Note: Cross-posted at programmers.stackexchange.com
One of the side effects of the recent trend of "Lean" startups, and the app store era, is that consumers are more acclimatised to paying small prices for small games / products.
- Online SAAS that charges ~$5 / month (the basecamp style of product)
- Games which are short, fun, and cheap ($0.99 from the app store)
This market has been defined by "doing one thing well, and charging people for it." DHH of Rails / 37 Signals fame argues that if your website isn't going to make money, don't bother making it.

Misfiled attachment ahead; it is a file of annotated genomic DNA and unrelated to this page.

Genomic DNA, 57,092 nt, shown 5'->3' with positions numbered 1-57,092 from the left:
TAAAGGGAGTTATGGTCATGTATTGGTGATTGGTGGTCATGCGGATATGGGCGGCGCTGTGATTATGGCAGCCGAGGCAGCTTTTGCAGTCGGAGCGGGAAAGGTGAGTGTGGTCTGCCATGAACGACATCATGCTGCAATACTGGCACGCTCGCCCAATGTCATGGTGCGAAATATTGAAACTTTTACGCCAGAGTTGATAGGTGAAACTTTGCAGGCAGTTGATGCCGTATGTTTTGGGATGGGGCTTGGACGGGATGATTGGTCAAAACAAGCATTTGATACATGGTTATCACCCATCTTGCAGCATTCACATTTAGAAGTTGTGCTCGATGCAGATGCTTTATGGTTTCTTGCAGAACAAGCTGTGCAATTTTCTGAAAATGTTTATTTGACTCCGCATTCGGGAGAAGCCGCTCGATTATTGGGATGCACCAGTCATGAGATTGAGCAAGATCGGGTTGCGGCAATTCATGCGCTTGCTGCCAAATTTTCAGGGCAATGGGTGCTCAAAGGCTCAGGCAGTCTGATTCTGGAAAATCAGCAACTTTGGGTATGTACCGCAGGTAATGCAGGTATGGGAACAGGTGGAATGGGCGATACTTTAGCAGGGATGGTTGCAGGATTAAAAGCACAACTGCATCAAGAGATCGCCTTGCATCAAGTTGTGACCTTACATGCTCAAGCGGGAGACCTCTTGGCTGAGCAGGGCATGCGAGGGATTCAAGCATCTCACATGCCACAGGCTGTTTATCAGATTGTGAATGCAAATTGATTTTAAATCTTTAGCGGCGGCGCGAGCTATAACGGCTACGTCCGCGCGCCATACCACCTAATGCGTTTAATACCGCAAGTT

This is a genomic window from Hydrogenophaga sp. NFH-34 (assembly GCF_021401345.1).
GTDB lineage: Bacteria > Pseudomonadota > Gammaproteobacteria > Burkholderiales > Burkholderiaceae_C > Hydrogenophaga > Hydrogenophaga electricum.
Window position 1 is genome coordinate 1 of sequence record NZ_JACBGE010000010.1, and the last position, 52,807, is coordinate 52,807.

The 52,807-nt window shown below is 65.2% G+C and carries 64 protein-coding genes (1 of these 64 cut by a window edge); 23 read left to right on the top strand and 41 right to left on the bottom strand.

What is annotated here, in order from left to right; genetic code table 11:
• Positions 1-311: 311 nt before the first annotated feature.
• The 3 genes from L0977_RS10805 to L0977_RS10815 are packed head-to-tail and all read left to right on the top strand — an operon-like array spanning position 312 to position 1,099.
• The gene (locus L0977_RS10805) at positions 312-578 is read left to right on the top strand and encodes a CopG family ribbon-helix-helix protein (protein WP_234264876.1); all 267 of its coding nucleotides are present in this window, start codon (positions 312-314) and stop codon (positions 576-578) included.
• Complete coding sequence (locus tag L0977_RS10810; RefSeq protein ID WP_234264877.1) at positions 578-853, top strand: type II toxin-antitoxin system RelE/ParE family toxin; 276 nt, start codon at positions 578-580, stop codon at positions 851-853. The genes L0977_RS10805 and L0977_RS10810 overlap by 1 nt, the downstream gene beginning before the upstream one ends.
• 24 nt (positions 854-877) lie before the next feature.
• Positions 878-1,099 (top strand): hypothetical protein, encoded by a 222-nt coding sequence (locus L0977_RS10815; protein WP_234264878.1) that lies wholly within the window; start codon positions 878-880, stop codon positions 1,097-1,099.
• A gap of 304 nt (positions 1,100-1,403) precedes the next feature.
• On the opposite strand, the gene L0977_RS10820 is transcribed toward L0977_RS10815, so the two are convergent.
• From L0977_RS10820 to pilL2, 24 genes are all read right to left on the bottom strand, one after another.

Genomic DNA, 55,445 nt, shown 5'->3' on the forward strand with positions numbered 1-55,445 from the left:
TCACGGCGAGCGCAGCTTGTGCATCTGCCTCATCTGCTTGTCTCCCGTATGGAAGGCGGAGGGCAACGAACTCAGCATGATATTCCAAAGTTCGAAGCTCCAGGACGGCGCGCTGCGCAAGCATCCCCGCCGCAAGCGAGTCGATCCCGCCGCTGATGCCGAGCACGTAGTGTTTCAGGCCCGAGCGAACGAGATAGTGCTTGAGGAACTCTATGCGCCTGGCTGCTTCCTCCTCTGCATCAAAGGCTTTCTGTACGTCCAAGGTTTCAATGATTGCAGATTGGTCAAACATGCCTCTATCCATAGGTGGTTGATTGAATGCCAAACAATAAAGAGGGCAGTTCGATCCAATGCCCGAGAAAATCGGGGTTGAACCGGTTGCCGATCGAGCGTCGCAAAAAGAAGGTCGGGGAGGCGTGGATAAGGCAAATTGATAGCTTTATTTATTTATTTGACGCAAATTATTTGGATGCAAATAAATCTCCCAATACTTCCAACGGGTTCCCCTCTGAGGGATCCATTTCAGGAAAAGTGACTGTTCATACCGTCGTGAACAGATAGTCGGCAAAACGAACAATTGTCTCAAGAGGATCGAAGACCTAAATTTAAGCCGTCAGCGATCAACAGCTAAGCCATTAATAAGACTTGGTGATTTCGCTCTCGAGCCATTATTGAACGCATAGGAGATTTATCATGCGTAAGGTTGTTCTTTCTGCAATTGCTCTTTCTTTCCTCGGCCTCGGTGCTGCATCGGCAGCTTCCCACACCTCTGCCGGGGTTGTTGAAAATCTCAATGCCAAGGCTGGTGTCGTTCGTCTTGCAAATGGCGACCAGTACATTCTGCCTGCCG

Why doesn't the same rule apply to frameworks?
There are lots of software framework projects out there - many which are mature and feature-rich, which offer developers significant value, yet there doesn't seem to be a market or culture of paying for these.
It seems that the projects which do charge money are often things like UI component toolsets, and are often marginalized in favour of free alternatives.
Why is this?
Surely programmers / businesses see the value in contributing back to projects such as Ruby, Rails, Hibernate, Spring, Ant, Groovy, Gradle, (the list goes on). I'm not suggesting that these frameworks should start charging immediately, but that there must be a meaningful business model that would allow the developers to earn money from the time they invest developing the framework.
Any thoughts as to why this model hasn't emerged / succeeded?